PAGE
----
• I forgot to mention that I utterly distrust the Central Bank’s numbers regarding the Balance of payment position of Venezuela. They claim that the country is exporting 2.4million barrels of oil per day which is bogus. so yes the deterioration in Venezuela’s external accounts is actually worse and hence there’re less reserves than what the BCV claims.

    12. I know it´s a small detail but the headline should read “will the Bolivar stop falling any time soon?” putting it the other way around makes it look like the Dollar is the one doing all the moving…

      • In fact the Dollar is doing a lot of the moving besides Bolivar inflation, it appreciated about 25% over the last year against most major currencies.

    13. As opinionesdekantinas opines above, I’m exceptionally skeptical of this movement. Dolartoday does provide a barometer, but while you can see a barometer indicating that pressure is going up or down, it doesn’t guarantee rain. There’s also the question as to whether dolartoday might have a slight, or growing, conflict of interest.

      No trigger event/news that I am aware of for this push. At least, none of consequence that wasn’t widely known.

      The standard deviation of the simplified change of the dollar value over the past 50 transacted days is 4.2%/ YTD is 3.7%, and both of those include the Simadi bump of mid-March in the calculation …yesterday’s movement was nearly 15%, and that’s not factoring in the previous couple of days.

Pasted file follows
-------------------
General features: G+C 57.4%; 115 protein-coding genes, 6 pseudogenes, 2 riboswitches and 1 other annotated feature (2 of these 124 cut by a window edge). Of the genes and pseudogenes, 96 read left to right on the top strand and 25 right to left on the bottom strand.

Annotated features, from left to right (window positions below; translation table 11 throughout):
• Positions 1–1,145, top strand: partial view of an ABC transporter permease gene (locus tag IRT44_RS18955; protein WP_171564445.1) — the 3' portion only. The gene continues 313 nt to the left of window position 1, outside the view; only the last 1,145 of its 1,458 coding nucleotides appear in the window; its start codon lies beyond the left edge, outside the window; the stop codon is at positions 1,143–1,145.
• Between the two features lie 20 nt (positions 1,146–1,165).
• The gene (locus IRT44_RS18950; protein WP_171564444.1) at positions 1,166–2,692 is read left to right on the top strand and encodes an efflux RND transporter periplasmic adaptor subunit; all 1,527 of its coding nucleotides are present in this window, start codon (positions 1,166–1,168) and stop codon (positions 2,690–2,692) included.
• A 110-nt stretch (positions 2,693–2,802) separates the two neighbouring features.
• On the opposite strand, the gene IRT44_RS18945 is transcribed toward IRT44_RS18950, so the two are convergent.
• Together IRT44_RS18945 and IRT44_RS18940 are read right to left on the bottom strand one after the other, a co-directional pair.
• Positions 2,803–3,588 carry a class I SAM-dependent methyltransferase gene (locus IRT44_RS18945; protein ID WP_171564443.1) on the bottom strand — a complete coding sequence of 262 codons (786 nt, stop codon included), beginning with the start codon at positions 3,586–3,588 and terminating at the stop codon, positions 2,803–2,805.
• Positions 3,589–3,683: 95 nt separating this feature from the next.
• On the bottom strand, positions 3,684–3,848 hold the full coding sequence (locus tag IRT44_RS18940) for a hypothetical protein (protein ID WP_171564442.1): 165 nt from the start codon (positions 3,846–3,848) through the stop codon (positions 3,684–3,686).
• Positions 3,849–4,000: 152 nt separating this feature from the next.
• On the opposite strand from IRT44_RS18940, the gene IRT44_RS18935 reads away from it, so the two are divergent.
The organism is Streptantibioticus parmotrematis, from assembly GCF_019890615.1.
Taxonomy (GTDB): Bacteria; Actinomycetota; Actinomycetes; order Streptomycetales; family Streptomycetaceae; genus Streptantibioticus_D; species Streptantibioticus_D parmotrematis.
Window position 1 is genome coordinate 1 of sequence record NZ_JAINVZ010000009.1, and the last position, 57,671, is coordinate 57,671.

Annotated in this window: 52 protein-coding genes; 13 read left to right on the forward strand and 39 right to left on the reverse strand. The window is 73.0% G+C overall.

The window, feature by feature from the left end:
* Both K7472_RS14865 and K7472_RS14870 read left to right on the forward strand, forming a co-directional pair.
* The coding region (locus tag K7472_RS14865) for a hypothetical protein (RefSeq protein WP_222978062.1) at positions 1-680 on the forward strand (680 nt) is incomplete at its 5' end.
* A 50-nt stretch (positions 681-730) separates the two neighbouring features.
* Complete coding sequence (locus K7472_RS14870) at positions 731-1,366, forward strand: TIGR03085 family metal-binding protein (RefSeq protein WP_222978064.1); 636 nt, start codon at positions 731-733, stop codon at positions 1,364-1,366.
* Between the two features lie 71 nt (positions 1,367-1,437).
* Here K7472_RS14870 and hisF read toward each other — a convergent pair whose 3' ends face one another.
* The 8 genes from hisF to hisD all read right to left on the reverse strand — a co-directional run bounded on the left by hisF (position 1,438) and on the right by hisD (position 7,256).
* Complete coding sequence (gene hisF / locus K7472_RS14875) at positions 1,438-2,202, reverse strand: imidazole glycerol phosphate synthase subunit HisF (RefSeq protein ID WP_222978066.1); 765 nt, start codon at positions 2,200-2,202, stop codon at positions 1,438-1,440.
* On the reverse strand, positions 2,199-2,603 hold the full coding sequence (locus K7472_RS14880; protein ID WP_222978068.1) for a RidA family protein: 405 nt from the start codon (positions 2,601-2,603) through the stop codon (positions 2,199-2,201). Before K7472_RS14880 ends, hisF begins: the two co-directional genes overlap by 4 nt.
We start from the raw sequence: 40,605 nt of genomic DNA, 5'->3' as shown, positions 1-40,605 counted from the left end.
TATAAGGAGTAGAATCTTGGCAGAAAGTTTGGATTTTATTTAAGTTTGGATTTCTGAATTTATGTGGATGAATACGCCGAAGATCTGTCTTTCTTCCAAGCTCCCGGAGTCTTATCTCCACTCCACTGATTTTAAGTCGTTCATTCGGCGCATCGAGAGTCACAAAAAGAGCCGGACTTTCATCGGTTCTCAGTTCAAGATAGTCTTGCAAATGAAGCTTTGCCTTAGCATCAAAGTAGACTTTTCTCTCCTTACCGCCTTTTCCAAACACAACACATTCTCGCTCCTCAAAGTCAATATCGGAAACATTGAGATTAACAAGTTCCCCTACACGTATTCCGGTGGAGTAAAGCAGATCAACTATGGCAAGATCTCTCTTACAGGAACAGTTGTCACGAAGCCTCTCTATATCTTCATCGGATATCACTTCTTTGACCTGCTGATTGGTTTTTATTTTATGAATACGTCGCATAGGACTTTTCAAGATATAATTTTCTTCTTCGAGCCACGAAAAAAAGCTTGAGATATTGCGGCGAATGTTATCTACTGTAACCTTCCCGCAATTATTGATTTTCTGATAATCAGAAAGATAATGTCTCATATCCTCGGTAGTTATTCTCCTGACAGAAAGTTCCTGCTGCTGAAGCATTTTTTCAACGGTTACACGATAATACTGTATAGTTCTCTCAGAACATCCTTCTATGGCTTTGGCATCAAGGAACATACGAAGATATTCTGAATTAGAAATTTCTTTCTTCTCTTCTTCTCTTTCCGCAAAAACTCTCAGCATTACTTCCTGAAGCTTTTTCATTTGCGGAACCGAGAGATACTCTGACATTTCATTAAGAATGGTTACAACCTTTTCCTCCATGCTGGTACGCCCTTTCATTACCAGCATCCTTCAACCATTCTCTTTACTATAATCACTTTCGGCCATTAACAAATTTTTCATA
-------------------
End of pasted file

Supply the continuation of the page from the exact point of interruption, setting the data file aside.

To put it in perspective, when the government announced their CENOCEX/CADIVI/SIMADI/SICAD2/SICAD2.5 crap in March, movements were net smaller by percentage, but of a roughly parallel volatility level to what we saw yesterday, and in those cases, it went both ways, up and back down.

      I don’t see any legs to this, barring some localized information in Cucuta, such as an impending border closing, sending large amounts of military from either side to “secure” a border, or a rumor that the economy was going to be dollarized or some other nonsense.

    14. If you take the DT numbers at face value then the Vnzla government has enough hard currency to buy up every existing Bf at the BM rate, using only about 1/3 of their reserves (BM rate / Implicio rate). It should therefore be easy for them to support and strengthen the Bf if they wanted to, by simply starting to buy Bfs on the open market. Then, when the Bf approached the Implicio rate, they could buy back USDs and end up with more reserves than they started with. A “win-win” (sorry!).

      The reason they don’t must be that, 1) the reserves numbers are bogus, 2) they have no interest in supporting the Bf, 3)they are incredibly stupid, or, 4)an unholy combination thereof.